Along with Kendrick Lamar, Mary J Blige was the charismatic, talent-exploding highlight of the Super Bowl half time show this week. A reminder for anyone who slept through the ‘90s, coasted through the '00s and wasn’t paying attention in the 2010s, that she matters for a whole lot of reasons.
Wind Back Wednesday doesn’t have to go back too far to a moment in 2017 when Ms Blige re-asserted her place in the world, post-divorce and post-Australian tour, with an album that went top three on the main US chart and #1 on the R&B chart.
And days ago she released her 14th album, Good Morning Gorgeous. That, it turns out, is still the 411.
MARY J BLIGE
Strength Of A Woman (EMI)
THIS WILL NOT COME as a surprise to anyone who saw the recent Mary J Blige Australian shows, where she ripped her heart out and simultaneously bolstered the hearts – or courage, determination, spirit - of everyone in the room.
The contents of the new Mary J album do exactly what it says on the label. This is both an album of (more than) survival and a call to celebrate a future defined by strength, not by (real or perceived) weakness.
In the album’s opening, which has a pretty superfluous contribution from Kanye West, Blige tells us we have to love ourselves, we have to be open but not too open, because “everybody don’t mean you well”, and it’s time to take control of our lives.
The remaining songs essentially amplify, or extend these ideas in varying forms as she applies the lessons/directions to relationships, social interactions, work and faith.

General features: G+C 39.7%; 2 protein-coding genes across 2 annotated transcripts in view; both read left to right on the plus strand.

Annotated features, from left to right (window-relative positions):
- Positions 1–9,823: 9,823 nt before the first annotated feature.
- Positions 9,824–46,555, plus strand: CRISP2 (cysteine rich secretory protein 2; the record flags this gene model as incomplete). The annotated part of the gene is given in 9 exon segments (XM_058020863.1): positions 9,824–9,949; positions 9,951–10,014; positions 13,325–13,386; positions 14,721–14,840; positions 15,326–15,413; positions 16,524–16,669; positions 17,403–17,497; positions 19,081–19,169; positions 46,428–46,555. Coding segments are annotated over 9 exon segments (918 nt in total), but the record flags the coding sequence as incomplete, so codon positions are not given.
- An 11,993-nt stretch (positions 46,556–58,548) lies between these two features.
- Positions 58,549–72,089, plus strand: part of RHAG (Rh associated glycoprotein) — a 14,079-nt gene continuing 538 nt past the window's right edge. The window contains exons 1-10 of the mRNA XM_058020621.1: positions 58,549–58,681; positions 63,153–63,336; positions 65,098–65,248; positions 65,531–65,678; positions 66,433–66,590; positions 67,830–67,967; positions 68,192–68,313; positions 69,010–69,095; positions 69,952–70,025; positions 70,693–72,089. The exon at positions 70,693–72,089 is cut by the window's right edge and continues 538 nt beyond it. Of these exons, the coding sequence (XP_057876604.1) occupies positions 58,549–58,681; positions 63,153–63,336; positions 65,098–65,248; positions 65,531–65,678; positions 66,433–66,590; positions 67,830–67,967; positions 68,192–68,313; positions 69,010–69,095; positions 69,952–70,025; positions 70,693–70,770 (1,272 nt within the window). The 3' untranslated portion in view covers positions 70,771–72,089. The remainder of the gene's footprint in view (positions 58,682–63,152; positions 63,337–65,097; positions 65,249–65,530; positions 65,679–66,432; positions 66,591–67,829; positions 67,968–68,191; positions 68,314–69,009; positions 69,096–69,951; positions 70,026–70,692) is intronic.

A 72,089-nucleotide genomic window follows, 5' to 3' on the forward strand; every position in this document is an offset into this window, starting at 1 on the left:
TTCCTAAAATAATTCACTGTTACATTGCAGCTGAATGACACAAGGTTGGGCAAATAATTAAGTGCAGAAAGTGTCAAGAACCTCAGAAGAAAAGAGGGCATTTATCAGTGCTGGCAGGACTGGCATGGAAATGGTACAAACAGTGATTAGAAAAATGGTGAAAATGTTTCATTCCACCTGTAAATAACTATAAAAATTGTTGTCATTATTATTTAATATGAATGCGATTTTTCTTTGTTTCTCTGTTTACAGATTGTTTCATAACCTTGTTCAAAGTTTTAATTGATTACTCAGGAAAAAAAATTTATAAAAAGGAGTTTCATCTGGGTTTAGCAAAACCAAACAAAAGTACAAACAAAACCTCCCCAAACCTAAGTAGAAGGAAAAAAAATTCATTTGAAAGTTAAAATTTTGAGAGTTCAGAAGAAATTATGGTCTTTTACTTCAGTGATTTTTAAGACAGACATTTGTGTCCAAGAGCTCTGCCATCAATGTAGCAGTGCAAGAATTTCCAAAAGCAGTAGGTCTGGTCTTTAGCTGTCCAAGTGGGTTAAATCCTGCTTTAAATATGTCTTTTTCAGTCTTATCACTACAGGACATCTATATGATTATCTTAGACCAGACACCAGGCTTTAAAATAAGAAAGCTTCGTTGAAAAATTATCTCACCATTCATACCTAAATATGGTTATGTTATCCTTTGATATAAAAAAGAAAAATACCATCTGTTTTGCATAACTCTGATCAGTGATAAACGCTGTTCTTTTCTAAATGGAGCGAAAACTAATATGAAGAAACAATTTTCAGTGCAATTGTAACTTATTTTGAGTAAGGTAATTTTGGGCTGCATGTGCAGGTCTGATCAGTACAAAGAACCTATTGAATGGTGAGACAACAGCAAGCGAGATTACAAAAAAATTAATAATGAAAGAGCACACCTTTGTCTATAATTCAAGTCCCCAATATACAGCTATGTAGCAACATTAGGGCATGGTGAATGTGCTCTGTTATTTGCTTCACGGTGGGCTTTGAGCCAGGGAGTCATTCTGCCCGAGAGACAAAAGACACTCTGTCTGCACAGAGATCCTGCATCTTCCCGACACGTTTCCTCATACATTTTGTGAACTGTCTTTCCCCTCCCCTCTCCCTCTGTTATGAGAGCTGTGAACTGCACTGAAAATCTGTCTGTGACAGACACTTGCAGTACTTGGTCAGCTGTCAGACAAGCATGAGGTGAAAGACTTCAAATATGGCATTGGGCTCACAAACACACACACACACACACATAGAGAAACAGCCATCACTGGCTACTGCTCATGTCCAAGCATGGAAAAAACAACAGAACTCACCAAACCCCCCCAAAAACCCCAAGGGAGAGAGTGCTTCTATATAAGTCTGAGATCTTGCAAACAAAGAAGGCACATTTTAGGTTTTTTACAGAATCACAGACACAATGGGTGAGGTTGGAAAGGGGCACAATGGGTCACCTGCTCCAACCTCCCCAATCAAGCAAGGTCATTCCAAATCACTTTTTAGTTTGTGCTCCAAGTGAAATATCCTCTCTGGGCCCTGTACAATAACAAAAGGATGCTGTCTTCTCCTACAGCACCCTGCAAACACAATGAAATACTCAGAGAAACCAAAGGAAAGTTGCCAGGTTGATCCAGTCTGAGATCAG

And yes, the use of “we” is deliberate. As a feminist symbol, flawed, damaged, searching, Blige is speaking for and to women and doing it with genuineness borne of a pretty straightforward “been there, done that, have the scars to show it”.
However, the power of that voice, and its ability to raise our eyes above the grime, is as universal as any message about building our defences against the torrent of shitbiscuits (thank you Dead Pool) sent our way.
What Blige brings to the table however, is more than a message or a survival story, and more too than that voice. Strength Of A Woman is rich with quality songs that as usual blend gospel and R&B and hip hop into a classic soul brew.
It’s Me surges through on a rising positivity, The Naked Truth has a kind of joyful Al Jarreau overlay to its slow groove, U+Me (Love Lesson) is sensuous and the glistening moments in Thick Of It put a shine on a tough nugget of a delivery.
There probably didn’t need to be 16 songs on the album. There rarely ever is a good argument for 16 songs on an album. But even towards the end of the record, as a bit of fatigue sets in, there’s the alluring ‘80s finery on the finger-snapping Telling The Truth.
So, yeah, Ms Blige can probably do what she wants.